Þis kyng lay at Camylot upon Kryst-masse,
With mony luflych lorde, ledes of þe best,
Rekenly of þe rounde table alle þo rich breþer,
With rych revel oryȝt, & rechles merþes.
But then this great green guy gate-crashes
(crazy pre-Christian Celtic character),
And feces would fain fall into fan
But fans haven’t been invented yet, yo.
More and more, we have instant access to everything ever made, so it’s too bad we so rarely post our Summer Reviews of older films. Summer 2021 is half over, the big global games continue in Tokyo, and we’re spotlighting this 2008 low-budget indie look at fantasy role-playing gamers.
Available on YouTube and Amazon Prime, it demonstrates that you don’t have to spend a fortune to be at least somewhat entertaining.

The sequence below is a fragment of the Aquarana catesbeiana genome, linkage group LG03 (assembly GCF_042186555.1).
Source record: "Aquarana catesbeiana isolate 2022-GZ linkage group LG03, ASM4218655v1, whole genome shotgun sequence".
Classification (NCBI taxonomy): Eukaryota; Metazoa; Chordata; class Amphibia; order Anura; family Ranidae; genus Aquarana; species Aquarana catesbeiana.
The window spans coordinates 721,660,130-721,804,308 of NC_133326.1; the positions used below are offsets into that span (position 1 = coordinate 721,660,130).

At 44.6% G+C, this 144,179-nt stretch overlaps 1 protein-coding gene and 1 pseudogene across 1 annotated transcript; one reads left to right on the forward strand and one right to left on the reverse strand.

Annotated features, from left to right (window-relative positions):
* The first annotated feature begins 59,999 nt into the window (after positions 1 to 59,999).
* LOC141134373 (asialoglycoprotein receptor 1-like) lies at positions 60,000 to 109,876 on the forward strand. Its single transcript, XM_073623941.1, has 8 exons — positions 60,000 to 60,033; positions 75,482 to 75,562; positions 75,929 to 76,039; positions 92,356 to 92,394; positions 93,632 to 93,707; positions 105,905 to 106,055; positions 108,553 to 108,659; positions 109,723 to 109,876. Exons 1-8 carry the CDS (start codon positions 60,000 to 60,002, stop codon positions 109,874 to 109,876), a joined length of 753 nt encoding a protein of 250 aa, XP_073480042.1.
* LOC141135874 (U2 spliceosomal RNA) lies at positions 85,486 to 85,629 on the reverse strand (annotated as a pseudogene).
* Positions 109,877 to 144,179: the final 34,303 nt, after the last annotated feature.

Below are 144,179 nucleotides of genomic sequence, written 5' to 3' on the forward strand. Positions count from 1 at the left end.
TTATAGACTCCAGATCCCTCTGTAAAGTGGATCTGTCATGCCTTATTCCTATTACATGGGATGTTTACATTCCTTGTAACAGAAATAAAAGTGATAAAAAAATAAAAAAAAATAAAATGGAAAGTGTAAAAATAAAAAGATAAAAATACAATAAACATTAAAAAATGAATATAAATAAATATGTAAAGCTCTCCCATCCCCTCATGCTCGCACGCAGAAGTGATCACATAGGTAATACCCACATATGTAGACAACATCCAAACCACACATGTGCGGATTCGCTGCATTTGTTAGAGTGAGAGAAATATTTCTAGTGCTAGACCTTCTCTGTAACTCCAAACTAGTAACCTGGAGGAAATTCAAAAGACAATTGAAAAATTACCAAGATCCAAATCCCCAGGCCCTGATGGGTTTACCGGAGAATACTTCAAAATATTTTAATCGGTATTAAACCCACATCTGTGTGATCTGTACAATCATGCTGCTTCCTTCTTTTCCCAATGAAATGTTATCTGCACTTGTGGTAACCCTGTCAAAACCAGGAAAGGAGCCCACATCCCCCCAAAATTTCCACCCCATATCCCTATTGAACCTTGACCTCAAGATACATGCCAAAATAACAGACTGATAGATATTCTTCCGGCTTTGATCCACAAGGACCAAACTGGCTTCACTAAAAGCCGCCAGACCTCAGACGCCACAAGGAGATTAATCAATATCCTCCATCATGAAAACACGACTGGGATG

The lunatic, the lover, and the poet
Are of imagination all compact.
Two years ago I reviewed two film productions here of Shakespeare’s fantasy-filled play A Midsummer Night’s Dream (1935, 1999). I even suggested that, given the sheer number of adaptations, it might become a midsummer tradition.
We missed last year, but…. Yeah, last year. Let’s try again, with a 1968 production that brings Diana Rigg (likely best-known to Bureau-cats for her roles in Avengers and Game of Thrones), Helen Mirren, Ian Holm (Bilbo to you), Judi Dench (many roles, but if you’re here, you likely thought of M), Paul Rogers, and nudity to Shakespeare’s comedy.
Greek mythology, faeries, magic, lovers young and old, and a well-meaning troupe of dubious actors await you.